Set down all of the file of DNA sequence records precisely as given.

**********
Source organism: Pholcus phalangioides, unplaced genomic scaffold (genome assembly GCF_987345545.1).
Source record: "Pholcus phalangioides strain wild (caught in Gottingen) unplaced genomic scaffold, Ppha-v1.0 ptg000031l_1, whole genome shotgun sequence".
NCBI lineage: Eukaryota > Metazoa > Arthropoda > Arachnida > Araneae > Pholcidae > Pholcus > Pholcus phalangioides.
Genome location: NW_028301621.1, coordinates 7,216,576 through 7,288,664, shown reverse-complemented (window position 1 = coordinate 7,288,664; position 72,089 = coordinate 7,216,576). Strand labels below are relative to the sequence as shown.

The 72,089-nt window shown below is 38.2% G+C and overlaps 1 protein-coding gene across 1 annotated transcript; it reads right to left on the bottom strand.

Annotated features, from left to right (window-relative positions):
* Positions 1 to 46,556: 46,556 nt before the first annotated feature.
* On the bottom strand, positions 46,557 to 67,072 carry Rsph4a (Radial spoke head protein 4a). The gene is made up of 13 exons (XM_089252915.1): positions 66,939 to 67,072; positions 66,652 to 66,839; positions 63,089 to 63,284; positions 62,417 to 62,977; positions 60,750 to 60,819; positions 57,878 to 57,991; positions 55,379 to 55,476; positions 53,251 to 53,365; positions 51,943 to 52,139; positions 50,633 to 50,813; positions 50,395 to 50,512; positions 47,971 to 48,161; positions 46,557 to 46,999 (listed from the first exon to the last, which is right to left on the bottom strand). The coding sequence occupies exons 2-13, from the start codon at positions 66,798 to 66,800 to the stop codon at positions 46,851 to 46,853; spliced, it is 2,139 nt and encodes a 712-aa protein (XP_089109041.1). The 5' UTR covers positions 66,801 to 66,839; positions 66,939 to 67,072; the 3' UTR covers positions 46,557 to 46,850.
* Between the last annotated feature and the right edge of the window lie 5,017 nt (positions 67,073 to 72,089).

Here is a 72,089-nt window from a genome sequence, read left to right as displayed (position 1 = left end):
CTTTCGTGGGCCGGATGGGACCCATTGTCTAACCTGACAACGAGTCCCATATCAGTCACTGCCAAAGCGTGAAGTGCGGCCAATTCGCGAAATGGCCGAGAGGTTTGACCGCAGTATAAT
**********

Source organism: Pholcus phalangioides, unplaced genomic scaffold (genome assembly GCF_987345545.1).
Source record: "Pholcus phalangioides strain wild (caught in Gottingen) unplaced genomic scaffold, Ppha-v1.0 ptg000031l_1, whole genome shotgun sequence".
NCBI lineage: Eukaryota > Metazoa > Arthropoda > Arachnida > Araneae > Pholcidae > Pholcus > Pholcus phalangioides.
Genome location: NW_028301621.1, coordinates 7,216,576 through 7,288,664, shown reverse-complemented (window position 1 = coordinate 7,288,664; position 72,089 = coordinate 7,216,576). Strand labels below are relative to the sequence as shown.

The 72,089-nt window shown below is 38.2% G+C and overlaps 1 protein-coding gene across 1 annotated transcript; it reads right to left on the bottom strand.

Annotated features, from left to right (window-relative positions):
* Positions 1 to 46,556: 46,556 nt before the first annotated feature.
* On the bottom strand, positions 46,557 to 67,072 carry Rsph4a (Radial spoke head protein 4a). The gene is made up of 13 exons (XM_089252915.1): positions 66,939 to 67,072; positions 66,652 to 66,839; positions 63,089 to 63,284; positions 62,417 to 62,977; positions 60,750 to 60,819; positions 57,878 to 57,991; positions 55,379 to 55,476; positions 53,251 to 53,365; positions 51,943 to 52,139; positions 50,633 to 50,813; positions 50,395 to 50,512; positions 47,971 to 48,161; positions 46,557 to 46,999 (listed from the first exon to the last, which is right to left on the bottom strand). The coding sequence occupies exons 2-13, from the start codon at positions 66,798 to 66,800 to the stop codon at positions 46,851 to 46,853; spliced, it is 2,139 nt and encodes a 712-aa protein (XP_089109041.1). The 5' UTR covers positions 66,801 to 66,839; positions 66,939 to 67,072; the 3' UTR covers positions 46,557 to 46,850.
* Between the last annotated feature and the right edge of the window lie 5,017 nt (positions 67,073 to 72,089).

Here is a 72,089-nt window from a genome sequence, read left to right as displayed (position 1 = left end):
CTTTCGTGGGCCGGATGGGACCCATTGTCTAACCTGACAACGAGTCCCATATCAGTCACTGCCAAAGCGTGAAGTGCGGCCAATTCGCGAAATGGCCGAGAGGTTTGACCGCAGTATAAT